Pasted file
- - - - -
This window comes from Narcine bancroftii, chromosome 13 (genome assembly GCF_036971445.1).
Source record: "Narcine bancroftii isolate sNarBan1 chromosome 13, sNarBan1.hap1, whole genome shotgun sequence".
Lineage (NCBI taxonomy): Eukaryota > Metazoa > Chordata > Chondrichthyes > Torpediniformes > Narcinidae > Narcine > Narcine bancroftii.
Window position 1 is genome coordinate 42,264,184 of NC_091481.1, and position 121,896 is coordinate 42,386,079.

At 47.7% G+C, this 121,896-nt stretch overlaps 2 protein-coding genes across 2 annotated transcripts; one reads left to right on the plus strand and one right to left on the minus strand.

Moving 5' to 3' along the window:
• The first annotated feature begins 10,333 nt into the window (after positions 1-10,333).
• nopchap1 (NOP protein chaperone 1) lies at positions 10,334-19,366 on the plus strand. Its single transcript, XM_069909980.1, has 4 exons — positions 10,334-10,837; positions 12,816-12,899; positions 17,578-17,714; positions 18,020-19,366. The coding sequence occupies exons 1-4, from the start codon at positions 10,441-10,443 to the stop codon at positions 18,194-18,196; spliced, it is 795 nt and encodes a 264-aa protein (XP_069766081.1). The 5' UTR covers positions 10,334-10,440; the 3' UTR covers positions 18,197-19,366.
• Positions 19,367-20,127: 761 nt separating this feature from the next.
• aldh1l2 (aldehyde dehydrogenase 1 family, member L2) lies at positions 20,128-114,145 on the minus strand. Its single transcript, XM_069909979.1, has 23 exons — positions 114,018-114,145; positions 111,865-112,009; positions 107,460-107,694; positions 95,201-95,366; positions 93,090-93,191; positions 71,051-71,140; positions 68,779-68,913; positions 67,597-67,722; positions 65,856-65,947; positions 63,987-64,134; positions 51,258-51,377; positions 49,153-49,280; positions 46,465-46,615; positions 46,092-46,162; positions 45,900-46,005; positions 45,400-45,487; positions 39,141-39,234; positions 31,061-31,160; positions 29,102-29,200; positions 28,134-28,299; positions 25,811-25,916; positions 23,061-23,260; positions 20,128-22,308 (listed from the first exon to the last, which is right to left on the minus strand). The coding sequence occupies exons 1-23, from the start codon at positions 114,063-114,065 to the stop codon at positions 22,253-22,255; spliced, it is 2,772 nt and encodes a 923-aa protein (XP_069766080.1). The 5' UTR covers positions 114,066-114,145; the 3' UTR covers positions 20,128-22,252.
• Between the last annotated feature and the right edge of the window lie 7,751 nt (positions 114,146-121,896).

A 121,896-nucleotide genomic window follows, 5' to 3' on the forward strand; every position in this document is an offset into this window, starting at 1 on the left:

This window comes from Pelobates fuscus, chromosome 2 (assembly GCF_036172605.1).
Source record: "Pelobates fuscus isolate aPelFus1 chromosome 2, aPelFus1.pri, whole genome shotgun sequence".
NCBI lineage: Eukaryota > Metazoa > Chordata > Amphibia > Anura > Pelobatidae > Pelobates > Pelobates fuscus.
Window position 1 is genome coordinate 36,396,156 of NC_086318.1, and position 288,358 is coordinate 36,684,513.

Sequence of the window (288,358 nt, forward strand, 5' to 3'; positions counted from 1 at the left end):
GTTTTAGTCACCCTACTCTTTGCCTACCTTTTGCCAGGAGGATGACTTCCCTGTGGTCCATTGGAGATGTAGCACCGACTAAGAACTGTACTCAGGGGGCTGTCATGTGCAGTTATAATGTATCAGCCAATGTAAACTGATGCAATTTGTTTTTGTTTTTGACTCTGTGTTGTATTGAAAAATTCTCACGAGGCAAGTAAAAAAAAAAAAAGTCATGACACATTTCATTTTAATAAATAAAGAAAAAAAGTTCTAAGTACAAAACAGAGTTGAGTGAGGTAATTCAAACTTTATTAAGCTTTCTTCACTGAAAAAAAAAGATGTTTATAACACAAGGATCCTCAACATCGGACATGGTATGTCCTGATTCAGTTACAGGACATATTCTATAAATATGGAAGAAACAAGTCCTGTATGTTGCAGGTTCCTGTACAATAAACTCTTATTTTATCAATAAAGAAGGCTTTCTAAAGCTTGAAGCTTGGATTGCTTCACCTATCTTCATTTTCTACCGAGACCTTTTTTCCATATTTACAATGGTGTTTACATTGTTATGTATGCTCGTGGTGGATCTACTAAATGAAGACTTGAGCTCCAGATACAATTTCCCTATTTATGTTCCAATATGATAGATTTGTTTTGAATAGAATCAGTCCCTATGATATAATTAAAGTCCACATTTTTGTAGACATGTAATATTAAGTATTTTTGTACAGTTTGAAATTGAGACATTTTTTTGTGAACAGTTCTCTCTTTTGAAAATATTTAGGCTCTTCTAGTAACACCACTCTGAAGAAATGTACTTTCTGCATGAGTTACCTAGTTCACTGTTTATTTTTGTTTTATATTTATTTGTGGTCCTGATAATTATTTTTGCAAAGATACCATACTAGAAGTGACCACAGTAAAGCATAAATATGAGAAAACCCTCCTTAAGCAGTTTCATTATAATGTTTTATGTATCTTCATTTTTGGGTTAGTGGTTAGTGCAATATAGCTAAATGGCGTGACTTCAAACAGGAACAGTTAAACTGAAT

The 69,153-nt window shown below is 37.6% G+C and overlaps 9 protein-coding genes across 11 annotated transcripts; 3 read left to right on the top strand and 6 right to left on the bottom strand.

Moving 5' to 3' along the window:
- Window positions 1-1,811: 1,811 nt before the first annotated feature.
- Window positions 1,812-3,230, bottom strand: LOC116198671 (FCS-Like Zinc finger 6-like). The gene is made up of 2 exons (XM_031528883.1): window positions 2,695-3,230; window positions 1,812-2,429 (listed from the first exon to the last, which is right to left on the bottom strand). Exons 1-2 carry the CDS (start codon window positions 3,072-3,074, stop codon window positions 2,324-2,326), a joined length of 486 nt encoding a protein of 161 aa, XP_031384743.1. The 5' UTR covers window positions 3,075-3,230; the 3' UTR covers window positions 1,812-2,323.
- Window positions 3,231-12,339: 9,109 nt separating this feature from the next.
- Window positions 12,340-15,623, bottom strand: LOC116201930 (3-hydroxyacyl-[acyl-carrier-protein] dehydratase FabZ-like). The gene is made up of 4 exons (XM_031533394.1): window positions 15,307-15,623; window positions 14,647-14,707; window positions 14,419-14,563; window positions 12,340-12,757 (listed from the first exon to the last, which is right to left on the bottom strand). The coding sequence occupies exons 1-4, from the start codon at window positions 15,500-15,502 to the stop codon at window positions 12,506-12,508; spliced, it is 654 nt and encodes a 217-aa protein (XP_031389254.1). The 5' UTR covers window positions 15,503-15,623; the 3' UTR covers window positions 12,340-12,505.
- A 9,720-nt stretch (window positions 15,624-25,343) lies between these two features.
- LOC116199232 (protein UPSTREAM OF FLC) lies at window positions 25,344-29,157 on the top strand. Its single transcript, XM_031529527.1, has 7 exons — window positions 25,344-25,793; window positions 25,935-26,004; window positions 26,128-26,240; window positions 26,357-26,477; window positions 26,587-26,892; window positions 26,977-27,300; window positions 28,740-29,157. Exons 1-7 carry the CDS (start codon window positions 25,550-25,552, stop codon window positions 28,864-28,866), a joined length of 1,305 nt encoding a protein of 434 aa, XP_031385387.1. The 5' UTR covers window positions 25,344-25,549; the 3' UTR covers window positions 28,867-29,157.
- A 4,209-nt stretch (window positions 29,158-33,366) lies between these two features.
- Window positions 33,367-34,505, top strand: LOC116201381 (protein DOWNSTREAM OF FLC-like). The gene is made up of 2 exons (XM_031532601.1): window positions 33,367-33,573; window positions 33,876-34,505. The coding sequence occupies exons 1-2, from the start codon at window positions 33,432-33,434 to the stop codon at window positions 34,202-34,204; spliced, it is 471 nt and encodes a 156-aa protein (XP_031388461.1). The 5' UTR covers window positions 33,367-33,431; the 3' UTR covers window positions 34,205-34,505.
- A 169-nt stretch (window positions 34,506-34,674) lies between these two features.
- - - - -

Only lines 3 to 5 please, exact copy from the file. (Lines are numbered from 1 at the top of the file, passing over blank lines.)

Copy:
Lineage (NCBI taxonomy): Eukaryota > Metazoa > Chordata > Chondrichthyes > Torpediniformes > Narcinidae > Narcine > Narcine bancroftii.
Window position 1 is genome coordinate 42,264,184 of NC_091481.1, and position 121,896 is coordinate 42,386,079.

At 47.7% G+C, this 121,896-nt stretch overlaps 2 protein-coding genes across 2 annotated transcripts; one reads left to right on the plus strand and one right to left on the minus strand.